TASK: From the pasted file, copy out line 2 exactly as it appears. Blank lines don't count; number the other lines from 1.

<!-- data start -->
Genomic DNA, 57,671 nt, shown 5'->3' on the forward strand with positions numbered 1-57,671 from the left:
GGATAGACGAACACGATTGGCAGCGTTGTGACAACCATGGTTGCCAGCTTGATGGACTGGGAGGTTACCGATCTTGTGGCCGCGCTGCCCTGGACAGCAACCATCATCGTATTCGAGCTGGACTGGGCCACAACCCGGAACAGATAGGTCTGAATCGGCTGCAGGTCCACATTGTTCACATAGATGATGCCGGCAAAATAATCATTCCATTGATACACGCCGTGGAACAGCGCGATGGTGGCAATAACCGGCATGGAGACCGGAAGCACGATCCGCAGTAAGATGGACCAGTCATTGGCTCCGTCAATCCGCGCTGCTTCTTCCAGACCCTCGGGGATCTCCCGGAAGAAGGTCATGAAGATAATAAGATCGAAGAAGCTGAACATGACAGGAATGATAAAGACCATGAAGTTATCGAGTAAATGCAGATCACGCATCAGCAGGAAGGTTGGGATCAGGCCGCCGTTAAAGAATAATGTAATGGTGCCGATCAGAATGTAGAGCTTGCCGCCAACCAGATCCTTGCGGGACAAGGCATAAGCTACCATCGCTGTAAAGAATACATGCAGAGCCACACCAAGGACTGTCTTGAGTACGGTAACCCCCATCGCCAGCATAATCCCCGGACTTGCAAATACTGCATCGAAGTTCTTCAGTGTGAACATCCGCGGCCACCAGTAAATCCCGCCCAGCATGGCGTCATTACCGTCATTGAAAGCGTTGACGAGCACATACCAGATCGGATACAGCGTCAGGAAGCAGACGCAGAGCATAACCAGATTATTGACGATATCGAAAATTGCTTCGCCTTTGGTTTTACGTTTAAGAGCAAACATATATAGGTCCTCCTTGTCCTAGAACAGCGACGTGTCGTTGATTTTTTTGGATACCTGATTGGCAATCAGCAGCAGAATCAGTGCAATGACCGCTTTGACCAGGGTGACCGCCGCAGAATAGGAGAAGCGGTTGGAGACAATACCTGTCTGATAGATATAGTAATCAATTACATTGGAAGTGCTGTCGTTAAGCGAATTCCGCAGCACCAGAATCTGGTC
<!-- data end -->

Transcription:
GGATAGACGAACACGATTGGCAGCGTTGTGACAACCATGGTTGCCAGCTTGATGGACTGGGAGGTTACCGATCTTGTGGCCGCGCTGCCCTGGACAGCAACCATCATCGTATTCGAGCTGGACTGGGCCACAACCCGGAACAGATAGGTCTGAATCGGCTGCAGGTCCACATTGTTCACATAGATGATGCCGGCAAAATAATCATTCCATTGATACACGCCGTGGAACAGCGCGATGGTGGCAATAACCGGCATGGAGACCGGAAGCACGATCCGCAGTAAGATGGACCAGTCATTGGCTCCGTCAATCCGCGCTGCTTCTTCCAGACCCTCGGGGATCTCCCGGAAGAAGGTCATGAAGATAATAAGATCGAAGAAGCTGAACATGACAGGAATGATAAAGACCATGAAGTTATCGAGTAAATGCAGATCACGCATCAGCAGGAAGGTTGGGATCAGGCCGCCGTTAAAGAATAATGTAATGGTGCCGATCAGAATGTAGAGCTTGCCGCCAACCAGATCCTTGCGGGACAAGGCATAAGCTACCATCGCTGTAAAGAATACATGCAGAGCCACACCAAGGACTGTCTTGAGTACGGTAACCCCCATCGCCAGCATAATCCCCGGACTTGCAAATACTGCATCGAAGTTCTTCAGTGTGAACATCCGCGGCCACCAGTAAATCCCGCCCAGCATGGCGTCATTACCGTCATTGAAAGCGTTGACGAGCACATACCAGATCGGATACAGCGTCAGGAAGCAGACGCAGAGCATAACCAGATTATTGACGATATCGAAAATTGCTTCGCCTTTGGTTTTACGTTTAAGAGCAAACATATATAGGTCCTCCTTGTCCTAGAACAGCGACGTGTCGTTGATTTTTTTGGATACCTGATTGGCAATCAGCAGCAGAATCAGTGCAATGACCGCTTTGACCAGGGTGACCGCCGCAGAATAGGAGAAGCGGTTGGAGACAATACCTGTCTGATAGATATAGTAATCAATTACATTGGAAGTGCTGTCGTTAAGCGAATTCCGCAGCACCAGAATCTGGTC